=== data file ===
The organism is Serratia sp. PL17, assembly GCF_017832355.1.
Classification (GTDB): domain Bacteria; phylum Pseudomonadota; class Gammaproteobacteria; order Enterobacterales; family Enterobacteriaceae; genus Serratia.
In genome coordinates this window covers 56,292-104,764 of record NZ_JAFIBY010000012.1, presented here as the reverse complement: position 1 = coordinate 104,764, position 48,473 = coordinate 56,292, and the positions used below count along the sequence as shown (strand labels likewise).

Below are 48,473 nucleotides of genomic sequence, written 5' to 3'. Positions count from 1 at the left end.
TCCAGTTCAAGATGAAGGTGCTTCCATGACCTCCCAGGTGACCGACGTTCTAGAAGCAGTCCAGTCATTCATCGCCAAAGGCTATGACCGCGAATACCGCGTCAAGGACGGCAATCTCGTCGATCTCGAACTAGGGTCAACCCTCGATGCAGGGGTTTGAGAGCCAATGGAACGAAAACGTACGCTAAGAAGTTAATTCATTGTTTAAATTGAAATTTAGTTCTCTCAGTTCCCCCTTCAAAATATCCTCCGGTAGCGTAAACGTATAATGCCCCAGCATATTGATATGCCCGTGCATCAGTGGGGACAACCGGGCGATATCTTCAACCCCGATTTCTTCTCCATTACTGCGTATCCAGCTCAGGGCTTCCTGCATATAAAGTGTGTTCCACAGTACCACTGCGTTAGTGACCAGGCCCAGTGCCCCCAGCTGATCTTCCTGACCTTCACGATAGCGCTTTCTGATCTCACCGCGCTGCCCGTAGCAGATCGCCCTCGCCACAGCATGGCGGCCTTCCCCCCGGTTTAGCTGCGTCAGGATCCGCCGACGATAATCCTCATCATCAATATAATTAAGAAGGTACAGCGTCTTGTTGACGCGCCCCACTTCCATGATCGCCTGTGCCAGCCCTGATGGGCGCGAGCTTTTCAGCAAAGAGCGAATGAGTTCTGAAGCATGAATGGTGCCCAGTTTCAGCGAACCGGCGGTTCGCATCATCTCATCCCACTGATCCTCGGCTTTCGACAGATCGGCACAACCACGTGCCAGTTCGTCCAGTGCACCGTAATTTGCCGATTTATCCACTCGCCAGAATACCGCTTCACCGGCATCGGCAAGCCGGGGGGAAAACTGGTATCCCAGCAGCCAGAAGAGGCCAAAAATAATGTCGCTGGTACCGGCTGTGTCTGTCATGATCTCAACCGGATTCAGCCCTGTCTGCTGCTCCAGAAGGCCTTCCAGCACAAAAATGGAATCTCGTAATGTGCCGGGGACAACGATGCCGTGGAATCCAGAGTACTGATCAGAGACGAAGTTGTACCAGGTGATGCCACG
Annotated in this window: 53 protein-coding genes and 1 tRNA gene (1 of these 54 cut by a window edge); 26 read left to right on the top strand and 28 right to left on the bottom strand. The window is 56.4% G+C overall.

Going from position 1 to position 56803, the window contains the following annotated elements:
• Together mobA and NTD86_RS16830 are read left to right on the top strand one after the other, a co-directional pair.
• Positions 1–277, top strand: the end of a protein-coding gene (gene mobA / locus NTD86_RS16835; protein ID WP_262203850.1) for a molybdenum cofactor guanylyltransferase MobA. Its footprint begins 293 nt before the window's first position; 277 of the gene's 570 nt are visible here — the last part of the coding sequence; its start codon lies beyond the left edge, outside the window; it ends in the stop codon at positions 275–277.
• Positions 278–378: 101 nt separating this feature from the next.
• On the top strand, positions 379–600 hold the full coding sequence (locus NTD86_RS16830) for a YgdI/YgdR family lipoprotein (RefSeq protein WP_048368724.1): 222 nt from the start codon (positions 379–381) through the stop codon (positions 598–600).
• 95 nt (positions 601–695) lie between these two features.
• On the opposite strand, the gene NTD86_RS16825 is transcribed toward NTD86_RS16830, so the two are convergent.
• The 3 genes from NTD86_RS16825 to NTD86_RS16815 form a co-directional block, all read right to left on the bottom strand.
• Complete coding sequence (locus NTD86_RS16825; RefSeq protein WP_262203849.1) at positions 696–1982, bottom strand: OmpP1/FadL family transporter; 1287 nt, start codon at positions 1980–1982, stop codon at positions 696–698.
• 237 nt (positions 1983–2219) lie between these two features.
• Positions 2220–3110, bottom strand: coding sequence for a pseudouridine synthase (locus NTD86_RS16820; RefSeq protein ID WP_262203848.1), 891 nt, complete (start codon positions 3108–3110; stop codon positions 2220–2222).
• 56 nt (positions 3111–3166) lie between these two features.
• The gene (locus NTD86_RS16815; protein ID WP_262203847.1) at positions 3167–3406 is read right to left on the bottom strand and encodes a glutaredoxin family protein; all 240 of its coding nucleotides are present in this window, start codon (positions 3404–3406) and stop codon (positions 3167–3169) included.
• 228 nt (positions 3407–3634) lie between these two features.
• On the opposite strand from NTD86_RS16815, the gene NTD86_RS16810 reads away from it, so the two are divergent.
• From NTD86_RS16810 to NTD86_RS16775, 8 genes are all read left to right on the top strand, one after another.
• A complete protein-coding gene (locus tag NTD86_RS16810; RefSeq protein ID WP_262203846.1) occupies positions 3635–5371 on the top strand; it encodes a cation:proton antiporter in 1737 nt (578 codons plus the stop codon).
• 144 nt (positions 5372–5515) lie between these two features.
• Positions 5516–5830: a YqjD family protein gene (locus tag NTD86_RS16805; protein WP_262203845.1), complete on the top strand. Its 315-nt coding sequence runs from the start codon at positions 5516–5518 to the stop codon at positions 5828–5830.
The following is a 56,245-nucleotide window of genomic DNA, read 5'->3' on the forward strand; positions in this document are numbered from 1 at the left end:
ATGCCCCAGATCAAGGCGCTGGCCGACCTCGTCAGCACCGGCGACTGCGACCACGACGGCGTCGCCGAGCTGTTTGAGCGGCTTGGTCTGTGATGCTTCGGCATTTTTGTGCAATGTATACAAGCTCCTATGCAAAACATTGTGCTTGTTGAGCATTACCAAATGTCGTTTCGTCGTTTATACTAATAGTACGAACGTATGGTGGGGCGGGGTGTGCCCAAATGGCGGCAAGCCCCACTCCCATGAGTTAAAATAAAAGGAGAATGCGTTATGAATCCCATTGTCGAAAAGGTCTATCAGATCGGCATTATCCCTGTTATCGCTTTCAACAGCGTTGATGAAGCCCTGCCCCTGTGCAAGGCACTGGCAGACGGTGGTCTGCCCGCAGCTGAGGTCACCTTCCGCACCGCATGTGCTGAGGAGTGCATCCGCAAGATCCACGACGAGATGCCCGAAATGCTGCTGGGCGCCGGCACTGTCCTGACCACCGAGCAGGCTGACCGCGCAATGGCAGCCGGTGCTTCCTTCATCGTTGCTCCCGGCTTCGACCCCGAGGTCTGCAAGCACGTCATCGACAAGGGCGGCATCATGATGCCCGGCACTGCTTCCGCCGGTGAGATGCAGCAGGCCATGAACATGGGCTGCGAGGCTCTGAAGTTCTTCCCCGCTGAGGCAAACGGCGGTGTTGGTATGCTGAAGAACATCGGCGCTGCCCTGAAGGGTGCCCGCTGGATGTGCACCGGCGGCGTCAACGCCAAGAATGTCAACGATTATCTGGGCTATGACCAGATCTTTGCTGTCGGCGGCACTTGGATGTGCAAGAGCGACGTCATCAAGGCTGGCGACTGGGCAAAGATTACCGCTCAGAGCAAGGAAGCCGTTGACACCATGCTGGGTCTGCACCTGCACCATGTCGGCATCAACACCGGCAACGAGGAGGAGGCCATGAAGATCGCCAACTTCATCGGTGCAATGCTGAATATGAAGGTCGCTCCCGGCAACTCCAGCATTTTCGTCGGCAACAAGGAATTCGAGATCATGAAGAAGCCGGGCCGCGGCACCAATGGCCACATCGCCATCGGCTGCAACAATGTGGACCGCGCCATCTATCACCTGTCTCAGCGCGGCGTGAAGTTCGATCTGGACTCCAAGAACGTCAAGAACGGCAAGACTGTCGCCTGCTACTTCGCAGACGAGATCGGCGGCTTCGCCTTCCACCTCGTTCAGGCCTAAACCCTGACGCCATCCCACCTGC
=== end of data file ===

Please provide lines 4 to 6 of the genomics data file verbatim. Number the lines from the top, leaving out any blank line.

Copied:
Below are 48,473 nucleotides of genomic sequence, written 5' to 3'. Positions count from 1 at the left end.
TCCAGTTCAAGATGAAGGTGCTTCCATGACCTCCCAGGTGACCGACGTTCTAGAAGCAGTCCAGTCATTCATCGCCAAAGGCTATGACCGCGAATACCGCGTCAAGGACGGCAATCTCGTCGATCTCGAACTAGGGTCAACCCTCGATGCAGGGGTTTGAGAGCCAATGGAACGAAAACGTACGCTAAGAAGTTAATTCATTGTTTAAATTGAAATTTAGTTCTCTCAGTTCCCCCTTCAAAATATCCTCCGGTAGCGTAAACGTATAATGCCCCAGCATATTGATATGCCCGTGCATCAGTGGGGACAACCGGGCGATATCTTCAACCCCGATTTCTTCTCCATTACTGCGTATCCAGCTCAGGGCTTCCTGCATATAAAGTGTGTTCCACAGTACCACTGCGTTAGTGACCAGGCCCAGTGCCCCCAGCTGATCTTCCTGACCTTCACGATAGCGCTTTCTGATCTCACCGCGCTGCCCGTAGCAGATCGCCCTCGCCACAGCATGGCGGCCTTCCCCCCGGTTTAGCTGCGTCAGGATCCGCCGACGATAATCCTCATCATCAATATAATTAAGAAGGTACAGCGTCTTGTTGACGCGCCCCACTTCCATGATCGCCTGTGCCAGCCCTGATGGGCGCGAGCTTTTCAGCAAAGAGCGAATGAGTTCTGAAGCATGAATGGTGCCCAGTTTCAGCGAACCGGCGGTTCGCATCATCTCATCCCACTGATCCTCGGCTTTCGACAGATCGGCACAACCACGTGCCAGTTCGTCCAGTGCACCGTAATTTGCCGATTTATCCACTCGCCAGAATACCGCTTCACCGGCATCGGCAAGCCGGGGGGAAAACTGGTATCCCAGCAGCCAGAAGAGGCCAAAAATAATGTCGCTGGTACCGGCTGTGTCTGTCATGATCTCAACCGGATTCAGCCCTGTCTGCTGCTCCAGAAGGCCTTCCAGCACAAAAATGGAATCTCGTAATGTGCCGGGGACAACGATGCCGTGGAATCCAGAGTACTGATCAGAGACGAAGTTGTACCAGGTGATGCCACG
Annotated in this window: 53 protein-coding genes and 1 tRNA gene (1 of these 54 cut by a window edge); 26 read left to right on the top strand and 28 right to left on the bottom strand. The window is 56.4% G+C overall.